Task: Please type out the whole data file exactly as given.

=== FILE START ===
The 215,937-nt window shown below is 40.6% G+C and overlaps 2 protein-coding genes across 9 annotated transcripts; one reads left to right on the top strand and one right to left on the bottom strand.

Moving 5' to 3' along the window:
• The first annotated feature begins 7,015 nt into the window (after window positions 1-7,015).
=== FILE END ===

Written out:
The 215,937-nt window shown below is 40.6% G+C and overlaps 2 protein-coding genes across 9 annotated transcripts; one reads left to right on the top strand and one right to left on the bottom strand.

Moving 5' to 3' along the window:
• The first annotated feature begins 7,015 nt into the window (after window positions 1-7,015).